2. Volatility

The second objection might be that even if a charity grasps enough of what cryptocurrencies are and how they work to feel confident getting involved, they might feel that these assets are just too volatile to fit within acceptable risk parameters. It should be fairly clear from point 1 that I think this is basically right: I wouldn’t recommend that any charity embarked on buying cryptocurrency as an investment. Apart from the fact that most CFOs and trustees would probably turn green at the very suggestion, it just seems impossible to justify with respect to the relevant fiduciary duties etc.

A slightly different question is what to do if a charity has a donor who wants to give them a donation in cryptocurrency for whatever reason, but again - as outlined above – I think they should really be thinking in terms of using an exchange wallet or turning the crypto back into fiat as quickly as possible. (An honourable exception here might be an organisation like the RNLI, who started taking Bitcoin donations back in 2014. In that case, given the subsequent increase in value, there is probably a good argument for ‘HODLing‘ the donations they did receive for now!)


(NB: For the uninitiated, who might be assuming that I just can’t spell ‘hold” properly, I should flag up that “HODL” is one of those memes or bits of terminology that have become part of the language of the crypto community as outlined above. It comes from a Dec 2013 post on the Bitcoin Forum message board, where a seemingly well-oiled contributor announced that “I am Hodling”, and it has subsequent been adopted as the motto of those who want to proclaim their desire to stick with Bitcoin for the long termin the face of the regular sharp drops in value.)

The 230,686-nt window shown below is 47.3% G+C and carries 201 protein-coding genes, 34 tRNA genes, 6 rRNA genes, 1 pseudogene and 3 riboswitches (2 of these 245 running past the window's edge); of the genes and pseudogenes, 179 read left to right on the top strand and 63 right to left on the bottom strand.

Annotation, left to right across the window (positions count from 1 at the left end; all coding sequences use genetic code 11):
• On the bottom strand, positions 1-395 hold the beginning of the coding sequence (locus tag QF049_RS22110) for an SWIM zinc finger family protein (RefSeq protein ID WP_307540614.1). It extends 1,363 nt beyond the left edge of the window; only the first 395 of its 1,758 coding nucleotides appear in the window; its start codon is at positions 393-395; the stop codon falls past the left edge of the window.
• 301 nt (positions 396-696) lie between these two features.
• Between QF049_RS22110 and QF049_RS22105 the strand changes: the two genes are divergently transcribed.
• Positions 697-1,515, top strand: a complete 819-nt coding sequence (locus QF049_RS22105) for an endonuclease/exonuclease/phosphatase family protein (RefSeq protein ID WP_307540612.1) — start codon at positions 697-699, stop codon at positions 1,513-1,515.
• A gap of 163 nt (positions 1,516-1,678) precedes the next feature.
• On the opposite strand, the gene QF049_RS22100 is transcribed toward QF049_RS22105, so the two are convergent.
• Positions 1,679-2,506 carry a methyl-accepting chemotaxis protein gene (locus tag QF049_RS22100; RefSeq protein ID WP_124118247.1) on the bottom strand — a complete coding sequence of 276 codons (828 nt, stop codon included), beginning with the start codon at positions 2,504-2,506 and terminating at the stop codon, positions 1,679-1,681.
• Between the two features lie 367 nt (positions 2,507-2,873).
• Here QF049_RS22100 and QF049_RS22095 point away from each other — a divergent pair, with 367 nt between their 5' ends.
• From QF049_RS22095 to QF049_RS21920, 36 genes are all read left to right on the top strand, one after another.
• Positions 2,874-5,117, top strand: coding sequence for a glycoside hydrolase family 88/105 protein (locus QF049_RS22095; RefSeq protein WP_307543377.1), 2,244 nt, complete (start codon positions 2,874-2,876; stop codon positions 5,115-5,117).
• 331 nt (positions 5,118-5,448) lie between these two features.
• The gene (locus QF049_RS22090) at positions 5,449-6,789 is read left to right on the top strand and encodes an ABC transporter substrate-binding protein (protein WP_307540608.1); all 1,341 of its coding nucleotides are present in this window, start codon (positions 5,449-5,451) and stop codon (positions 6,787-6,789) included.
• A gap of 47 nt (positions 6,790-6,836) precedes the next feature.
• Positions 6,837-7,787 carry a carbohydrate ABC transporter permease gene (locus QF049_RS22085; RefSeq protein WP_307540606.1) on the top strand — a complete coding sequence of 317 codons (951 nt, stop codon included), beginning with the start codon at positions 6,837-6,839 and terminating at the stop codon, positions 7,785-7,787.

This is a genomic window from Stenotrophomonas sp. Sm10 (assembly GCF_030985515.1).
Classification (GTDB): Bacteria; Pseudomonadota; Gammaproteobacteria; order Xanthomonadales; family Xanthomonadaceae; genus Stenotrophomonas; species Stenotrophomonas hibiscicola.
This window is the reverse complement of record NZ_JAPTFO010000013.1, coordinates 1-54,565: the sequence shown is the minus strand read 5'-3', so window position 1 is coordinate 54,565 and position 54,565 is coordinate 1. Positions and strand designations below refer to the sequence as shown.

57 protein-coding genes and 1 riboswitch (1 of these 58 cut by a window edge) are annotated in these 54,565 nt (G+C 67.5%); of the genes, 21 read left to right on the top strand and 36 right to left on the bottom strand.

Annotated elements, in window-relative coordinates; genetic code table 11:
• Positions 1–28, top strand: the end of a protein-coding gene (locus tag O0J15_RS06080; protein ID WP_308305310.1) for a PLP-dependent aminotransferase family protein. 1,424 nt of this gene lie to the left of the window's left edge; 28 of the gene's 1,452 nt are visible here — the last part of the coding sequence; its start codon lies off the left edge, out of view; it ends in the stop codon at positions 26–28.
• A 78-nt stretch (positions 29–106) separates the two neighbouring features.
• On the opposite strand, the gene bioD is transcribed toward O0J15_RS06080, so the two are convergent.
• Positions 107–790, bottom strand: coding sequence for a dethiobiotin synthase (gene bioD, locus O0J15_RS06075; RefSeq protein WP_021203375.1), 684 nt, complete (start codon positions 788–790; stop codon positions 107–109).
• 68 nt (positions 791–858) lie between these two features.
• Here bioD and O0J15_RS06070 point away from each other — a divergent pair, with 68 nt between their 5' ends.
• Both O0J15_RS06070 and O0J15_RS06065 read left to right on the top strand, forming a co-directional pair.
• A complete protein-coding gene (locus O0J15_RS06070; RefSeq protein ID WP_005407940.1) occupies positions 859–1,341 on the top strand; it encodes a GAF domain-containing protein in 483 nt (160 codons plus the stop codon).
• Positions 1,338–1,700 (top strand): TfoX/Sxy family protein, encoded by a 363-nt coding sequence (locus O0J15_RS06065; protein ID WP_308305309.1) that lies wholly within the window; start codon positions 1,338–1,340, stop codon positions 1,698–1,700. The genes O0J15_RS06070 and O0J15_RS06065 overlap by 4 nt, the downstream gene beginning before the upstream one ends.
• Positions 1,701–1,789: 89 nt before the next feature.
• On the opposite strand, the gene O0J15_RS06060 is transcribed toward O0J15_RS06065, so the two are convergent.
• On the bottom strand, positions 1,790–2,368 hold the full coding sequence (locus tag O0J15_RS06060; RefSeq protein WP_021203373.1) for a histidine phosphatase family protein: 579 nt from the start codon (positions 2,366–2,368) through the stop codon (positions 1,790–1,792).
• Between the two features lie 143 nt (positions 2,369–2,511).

3. KYC/AML/Crime links

A final objection might be: “isn’t cryptocurrency all anonymous and linked to crime and the dark web, so how would we meet Know Your Customer (KYC) and Anti-Money Laundering (AML) requirements?”

living in the past

This is a difficult one to answer in a light-hearted and breezy way in a blog. I certainly wouldn’t want to downplay the issue: KYC and AML are extremely important for charities in terms of ensuring that they aren’t handling money from dubious or criminal sources, which is a vital part of maintaining the trust and confidencde of the donors and supporters. It is also true that many in the financial and regulatory world are concerned about the AML and KYC challenges posed by cryptocurrency, but no-one has all the answers yet and there are vigorous debates on this topic going on right now across the world. However, there are a couple of things it might be worth noting.

  1. The link with crime is weaker than it was. Yes, it is still true that many transactions on the dark web take place in cryptocurrency (although apparently Litecoin has overtaken Bitcoin as the favourite). However, as crypto moves further into the mainstream there also are far more ‘normal’ people using it, so the assumption that all crypto holders must be dubious in some way is no longer justified.